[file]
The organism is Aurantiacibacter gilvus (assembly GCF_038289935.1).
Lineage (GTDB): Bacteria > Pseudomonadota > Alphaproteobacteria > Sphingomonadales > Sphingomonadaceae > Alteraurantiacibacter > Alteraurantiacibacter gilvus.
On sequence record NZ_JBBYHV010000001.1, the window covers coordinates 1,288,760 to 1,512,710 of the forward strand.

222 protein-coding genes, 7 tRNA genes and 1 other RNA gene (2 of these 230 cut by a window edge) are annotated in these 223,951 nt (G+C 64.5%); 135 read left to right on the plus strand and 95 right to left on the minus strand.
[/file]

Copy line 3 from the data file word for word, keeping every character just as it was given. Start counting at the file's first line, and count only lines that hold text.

On sequence record NZ_JBBYHV010000001.1, the window covers coordinates 1,288,760 to 1,512,710 of the forward strand.